DDA is a term usually used in finance that is an abbreviation for “Demand Deposit Account”. This is a type of a checking account where the account holder can withdraw their funds “on demand”, or anytime. Oftentimes, employers like to use these types of accounts to deposit their employees’ salary.
DDA Debit Charge
In this case, DDA means “Direct Debit Authorization“. This term is usually used in USAA bank accounts.
The DDA Debit Charge is sometimes referred to as DDA Purchase or DDA Pur. It is the status of a charge that is still “pending” on your account. Once the transaction fully goes through, the name will be updated to reflect the actual charge.
It is best to check if you have any automatic payments set for that specific amount, because in most cases, it is a pre-approved transaction that is still processing.
How Demand Deposit Account Differs from Other Bank Account Types
Some individuals would go to the bank and open up a Money Market Account. This other type of bank account cannot be withdrawn whenever you want. A DDA, on the other hand, is always available for withdrawal at any time.
- A Demand Deposit Account has lesser interest compared to other types of bank accounts.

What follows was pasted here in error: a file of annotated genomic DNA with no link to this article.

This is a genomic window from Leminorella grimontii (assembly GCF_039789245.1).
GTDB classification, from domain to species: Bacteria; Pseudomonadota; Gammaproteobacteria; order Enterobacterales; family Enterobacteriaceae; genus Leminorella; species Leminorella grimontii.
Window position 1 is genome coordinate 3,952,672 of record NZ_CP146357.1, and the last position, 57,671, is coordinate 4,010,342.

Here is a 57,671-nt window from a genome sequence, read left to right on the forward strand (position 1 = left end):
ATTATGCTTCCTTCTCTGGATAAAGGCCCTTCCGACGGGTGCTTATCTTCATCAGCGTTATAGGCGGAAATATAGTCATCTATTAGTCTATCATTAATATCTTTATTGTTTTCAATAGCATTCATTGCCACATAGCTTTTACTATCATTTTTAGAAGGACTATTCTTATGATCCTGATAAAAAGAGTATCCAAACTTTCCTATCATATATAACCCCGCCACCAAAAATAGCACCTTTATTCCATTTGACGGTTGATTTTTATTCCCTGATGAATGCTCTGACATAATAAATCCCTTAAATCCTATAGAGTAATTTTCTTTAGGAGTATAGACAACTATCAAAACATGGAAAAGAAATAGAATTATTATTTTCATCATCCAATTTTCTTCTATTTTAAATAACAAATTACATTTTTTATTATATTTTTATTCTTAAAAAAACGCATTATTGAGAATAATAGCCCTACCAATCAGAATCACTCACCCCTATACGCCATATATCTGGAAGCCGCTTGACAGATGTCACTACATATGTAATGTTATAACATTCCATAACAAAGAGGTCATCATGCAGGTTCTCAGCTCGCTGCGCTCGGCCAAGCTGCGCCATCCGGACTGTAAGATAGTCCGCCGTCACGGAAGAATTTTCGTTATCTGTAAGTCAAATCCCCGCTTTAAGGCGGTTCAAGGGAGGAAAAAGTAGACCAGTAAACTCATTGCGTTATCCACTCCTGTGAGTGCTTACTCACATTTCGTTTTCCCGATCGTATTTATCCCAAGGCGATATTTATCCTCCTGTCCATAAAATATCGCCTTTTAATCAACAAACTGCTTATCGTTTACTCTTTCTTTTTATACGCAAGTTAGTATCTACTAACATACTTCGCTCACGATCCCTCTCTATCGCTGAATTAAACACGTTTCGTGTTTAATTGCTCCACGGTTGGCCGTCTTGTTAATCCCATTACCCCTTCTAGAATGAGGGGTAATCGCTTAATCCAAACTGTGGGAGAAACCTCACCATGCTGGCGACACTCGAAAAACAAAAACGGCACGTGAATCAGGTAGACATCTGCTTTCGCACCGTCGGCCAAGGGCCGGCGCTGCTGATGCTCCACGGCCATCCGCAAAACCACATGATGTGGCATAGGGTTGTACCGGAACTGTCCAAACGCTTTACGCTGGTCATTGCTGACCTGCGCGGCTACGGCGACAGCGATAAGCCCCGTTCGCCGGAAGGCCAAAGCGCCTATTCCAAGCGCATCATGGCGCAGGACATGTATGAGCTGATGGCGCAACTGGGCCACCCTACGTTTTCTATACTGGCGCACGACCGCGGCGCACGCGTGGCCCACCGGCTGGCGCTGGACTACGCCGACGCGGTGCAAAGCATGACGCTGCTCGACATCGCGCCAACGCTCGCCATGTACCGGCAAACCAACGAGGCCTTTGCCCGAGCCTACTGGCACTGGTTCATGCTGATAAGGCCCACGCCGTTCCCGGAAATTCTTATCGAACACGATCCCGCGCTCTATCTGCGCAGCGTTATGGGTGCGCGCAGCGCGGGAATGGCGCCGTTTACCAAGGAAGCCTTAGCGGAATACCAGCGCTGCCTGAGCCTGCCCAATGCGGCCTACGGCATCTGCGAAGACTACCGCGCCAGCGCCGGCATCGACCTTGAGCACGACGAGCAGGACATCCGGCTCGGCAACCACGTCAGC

- If you are depositing to a bank and you think you might need it in the near future, tell your bank to open a DDA.
- DDAs can be accessed using checks, debit cards, and other electronic methods.
What is DDA Credit?
Sometimes, accounts would have a negative balance or a lot of overdraft transactions. This occurrence is called DDA credit and often results to the account being closed. Most banks would automatically close accounts with DDA Credits when the negative balance is not settled within 30 days.
Some terms to take note of:
- Overdraft – When an account has greater amount of withdrawals than what was actually deposited
- Charge off – When the bank assumes that the debt or overdraft cannot be collected or paid